Housing Health Standards in Alberta

Podcast Episode 40: Diligence with Alberta Health Services.

The Public Health Act in Alberta also includes statutes regarding Minimum Housing and Health Standards. Investors and landlords need to be aware of their obligations. This is especially important because there is no grandfathering clause for older properties.

Download the audio file HERE and the text/handout HERE.
(control click or right click + save as).

What Happens When a Rental Property Doesn’t Meet the Minimum Housing and Health Standards in Alberta

Alberta Health Services is now the umbrella organization for regional health districts. Nothing has changed but the name. There are still those diligence issues that you have to know about. Alberta Health Services administers not only the Public Health Act, but also Minimum Housing and Health Standards. Here’s a quote from their website:

Public health inspectors follow-up on complaints received by tenants or other agencies about housing conditions such as no heat, water problems, structural problems and pests problems from mice, other rodents, bed bugs and other insects. If the housing conditions could be dangerous to the tenants, public health inspectors work with landlords to repair or remove these conditions or require tenants to move out, (emphasis mine).

One of the key items in the above quotation is that Alberta Health Services acts on complaints received from tenants. Following are a couple of excerpts from client e-mails (used with permission).

We are having a situation at this condo. We are in the process of evicting the tenant there—we have a judgment against her and the bailiff is dealing with her this weekend. However, in the meantime she phoned Alberta Health Services and had them come out to the place in the hopes of stalling her eviction. Well, it didn’t stall her eviction—but Alberta Health Services now has us on notice for a couple of items.

The first one is for mice.

The second is more serious. She measured the windows in the two bedrooms and found that they only have an opening of 12 inches. Alberta safety law says they need to have openings of at least 15 inches. She said that they need to be changed out or that the rooms could not be used as bedrooms. She said that she will be monitoring the situation even once the current tenant is gone to make sure that no future people are using them as bedrooms either unless the windows get changed. So, this is a big issue as it is a condo and the owner is not allowed to change windows on her own. Please give me a call at your earliest convenience so we can discuss what can be done.

And here is another e-mail from a different client:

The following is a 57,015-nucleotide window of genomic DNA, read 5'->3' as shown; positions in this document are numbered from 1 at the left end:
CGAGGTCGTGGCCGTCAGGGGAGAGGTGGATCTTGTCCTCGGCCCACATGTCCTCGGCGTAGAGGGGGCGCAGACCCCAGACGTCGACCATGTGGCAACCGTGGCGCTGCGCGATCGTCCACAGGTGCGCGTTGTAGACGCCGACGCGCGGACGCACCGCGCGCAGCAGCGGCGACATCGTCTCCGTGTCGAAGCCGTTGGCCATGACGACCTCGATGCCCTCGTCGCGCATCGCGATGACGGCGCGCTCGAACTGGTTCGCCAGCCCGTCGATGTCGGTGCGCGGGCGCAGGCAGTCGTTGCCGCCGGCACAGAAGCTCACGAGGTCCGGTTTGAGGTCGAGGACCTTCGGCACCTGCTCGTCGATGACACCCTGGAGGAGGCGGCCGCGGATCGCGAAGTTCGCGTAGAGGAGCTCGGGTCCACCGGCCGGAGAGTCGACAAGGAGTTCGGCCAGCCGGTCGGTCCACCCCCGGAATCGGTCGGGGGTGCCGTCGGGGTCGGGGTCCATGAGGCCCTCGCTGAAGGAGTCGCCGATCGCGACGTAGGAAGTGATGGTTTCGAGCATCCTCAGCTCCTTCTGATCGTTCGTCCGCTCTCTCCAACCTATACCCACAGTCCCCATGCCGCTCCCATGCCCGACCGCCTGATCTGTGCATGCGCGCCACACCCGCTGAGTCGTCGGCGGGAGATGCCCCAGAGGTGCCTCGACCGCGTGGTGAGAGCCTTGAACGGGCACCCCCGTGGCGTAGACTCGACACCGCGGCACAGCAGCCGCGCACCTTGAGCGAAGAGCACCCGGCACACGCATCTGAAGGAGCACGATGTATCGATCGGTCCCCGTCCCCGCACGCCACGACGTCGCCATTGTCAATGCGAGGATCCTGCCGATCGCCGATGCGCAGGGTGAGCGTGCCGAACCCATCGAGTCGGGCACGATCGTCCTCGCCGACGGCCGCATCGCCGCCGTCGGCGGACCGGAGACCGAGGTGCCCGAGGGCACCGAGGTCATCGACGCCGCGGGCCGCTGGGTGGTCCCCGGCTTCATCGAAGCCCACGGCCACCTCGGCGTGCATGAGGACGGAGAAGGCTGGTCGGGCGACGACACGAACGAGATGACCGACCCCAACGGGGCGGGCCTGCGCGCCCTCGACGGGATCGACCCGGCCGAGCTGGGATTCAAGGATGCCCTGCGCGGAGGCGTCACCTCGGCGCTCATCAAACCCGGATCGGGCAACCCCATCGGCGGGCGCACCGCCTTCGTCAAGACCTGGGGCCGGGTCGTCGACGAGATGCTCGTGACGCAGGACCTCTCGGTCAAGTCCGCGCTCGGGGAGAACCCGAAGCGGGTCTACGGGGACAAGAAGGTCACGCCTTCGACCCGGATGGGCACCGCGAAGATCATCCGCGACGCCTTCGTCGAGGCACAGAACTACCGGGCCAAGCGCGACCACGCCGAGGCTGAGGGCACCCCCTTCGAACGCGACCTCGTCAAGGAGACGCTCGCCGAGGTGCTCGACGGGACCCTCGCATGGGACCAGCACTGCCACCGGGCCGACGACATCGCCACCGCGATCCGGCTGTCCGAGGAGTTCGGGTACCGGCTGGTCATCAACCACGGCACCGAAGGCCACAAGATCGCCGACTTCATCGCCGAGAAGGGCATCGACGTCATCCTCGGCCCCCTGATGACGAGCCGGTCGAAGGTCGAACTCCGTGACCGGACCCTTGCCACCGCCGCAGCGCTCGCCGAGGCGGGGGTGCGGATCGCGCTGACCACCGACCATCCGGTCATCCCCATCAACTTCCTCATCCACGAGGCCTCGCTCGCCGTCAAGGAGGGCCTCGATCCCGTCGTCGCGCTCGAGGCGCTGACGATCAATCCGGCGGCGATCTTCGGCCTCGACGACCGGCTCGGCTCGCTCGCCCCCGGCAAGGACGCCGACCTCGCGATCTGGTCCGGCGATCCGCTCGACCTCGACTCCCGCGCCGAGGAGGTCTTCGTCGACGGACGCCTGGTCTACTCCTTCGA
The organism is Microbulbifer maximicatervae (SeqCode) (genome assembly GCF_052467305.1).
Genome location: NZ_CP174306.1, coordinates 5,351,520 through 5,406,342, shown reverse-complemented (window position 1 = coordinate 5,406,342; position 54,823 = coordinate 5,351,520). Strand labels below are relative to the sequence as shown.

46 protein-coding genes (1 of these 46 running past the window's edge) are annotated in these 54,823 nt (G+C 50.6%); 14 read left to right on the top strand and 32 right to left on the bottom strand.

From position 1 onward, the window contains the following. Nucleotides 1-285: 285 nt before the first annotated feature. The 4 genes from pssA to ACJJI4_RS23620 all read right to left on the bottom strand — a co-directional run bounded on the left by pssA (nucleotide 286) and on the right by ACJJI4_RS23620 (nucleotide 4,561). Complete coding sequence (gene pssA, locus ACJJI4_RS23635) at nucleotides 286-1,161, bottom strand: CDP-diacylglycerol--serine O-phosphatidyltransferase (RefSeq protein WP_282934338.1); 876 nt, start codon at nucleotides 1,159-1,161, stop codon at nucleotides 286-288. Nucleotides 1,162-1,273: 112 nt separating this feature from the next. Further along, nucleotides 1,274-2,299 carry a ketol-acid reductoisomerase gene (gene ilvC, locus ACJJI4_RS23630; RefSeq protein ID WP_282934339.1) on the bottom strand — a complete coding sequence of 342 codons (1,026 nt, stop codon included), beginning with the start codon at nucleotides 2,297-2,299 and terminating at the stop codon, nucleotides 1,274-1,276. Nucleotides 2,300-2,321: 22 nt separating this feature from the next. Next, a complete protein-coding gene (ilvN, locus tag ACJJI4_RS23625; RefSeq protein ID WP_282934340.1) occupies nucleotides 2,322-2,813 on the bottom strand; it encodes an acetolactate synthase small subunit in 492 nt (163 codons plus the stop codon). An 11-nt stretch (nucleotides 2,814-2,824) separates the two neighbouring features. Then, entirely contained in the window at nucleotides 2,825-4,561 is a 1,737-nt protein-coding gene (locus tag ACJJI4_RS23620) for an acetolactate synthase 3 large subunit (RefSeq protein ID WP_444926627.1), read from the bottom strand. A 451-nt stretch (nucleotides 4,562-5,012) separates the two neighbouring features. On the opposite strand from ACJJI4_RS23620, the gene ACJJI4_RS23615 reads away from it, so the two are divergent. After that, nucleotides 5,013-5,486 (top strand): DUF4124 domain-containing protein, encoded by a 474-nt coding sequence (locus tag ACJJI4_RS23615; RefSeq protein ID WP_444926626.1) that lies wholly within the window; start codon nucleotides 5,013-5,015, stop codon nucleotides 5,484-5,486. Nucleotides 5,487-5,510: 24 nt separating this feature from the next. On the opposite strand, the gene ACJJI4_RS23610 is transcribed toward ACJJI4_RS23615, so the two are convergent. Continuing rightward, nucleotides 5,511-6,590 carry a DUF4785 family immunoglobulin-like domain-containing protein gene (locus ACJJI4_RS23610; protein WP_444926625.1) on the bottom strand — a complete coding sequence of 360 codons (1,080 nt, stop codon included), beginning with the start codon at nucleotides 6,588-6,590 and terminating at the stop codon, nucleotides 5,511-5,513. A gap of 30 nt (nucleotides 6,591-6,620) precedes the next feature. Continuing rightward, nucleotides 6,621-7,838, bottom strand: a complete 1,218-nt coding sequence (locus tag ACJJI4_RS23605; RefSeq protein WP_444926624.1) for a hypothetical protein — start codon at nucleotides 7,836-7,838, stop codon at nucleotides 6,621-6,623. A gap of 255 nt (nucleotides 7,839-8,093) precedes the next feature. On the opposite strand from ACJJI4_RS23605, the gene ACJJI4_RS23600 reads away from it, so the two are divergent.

We received a letter from Alberta Health Services (attached) regarding a safety issue in a condo complex where I have three rental units. The issue is one of the bedrooms not having a proper egress window. Their recommendation in the letter is: ‘All owners utilizing the affected condominium units as rental property are to immediately discontinue the use of the affected rooms for the purposes of sleeping.’

We talked to the Environmental Health Officer this morning to know our options, as owners, to comply with their regulations. Basically she said that, as owners, there are NO options. We could remove the wall from one bedroom to the room in question. This way, we would comply with Alberta Health Services and safety code. However, in my case as well as the other owners, we bought properties with 3 bedrooms that suddenly are converted into 2 bedrooms, or we can leave things the way they are and have 2 bedrooms and den.

We made some suggestions, such as having a pocket door between the two bedrooms. But they cannot accept that because people will put locks on the doors or otherwise obstruct them. Digging into the subject, she told that she has been working in this assignment for four months and the building should NOT have been approved by the City of Edmonton. There were other health inspectors in there and nobody mentioned the problem. The building was built in 1977!!! It has been over 30 years that people are sleeping in that bedroom.

She said that the Condo Board should hire a Structural Engineer and have an assessment, present some solutions to Alberta Health and they can analyse and see what we can do.


So, what is the result of not understanding your obligations under the Minimum Housing and Health Standards?

Alberta Health Services points us to a fatal basement suite fire in a rental property. The landlords were convicted of numerous charges under the Public Health Act and received heavy, heavy fines.


Lessons Learned:

  1. It’s your job to know your obligations as a landlord under the Public Health Act and the Minimum Housing and Health Standards.
  2. Alberta Health Services says they want to work with you. That’s good, because they have the power to force you to fix or change your rental properties.
  3. There is no grandfathering in Alberta Health Services. It doesn’t matter if it was proper and legal in the past. They can make you meet current standards.



If you’re dealing with Alberta Health Services regarding a rental property, get an experienced real estate lawyer on your side. Contact Barry now!

“Public Health” image from Franklin D. Roosevelt Presidential Library and Museum via Wikipedia used under Public Domain.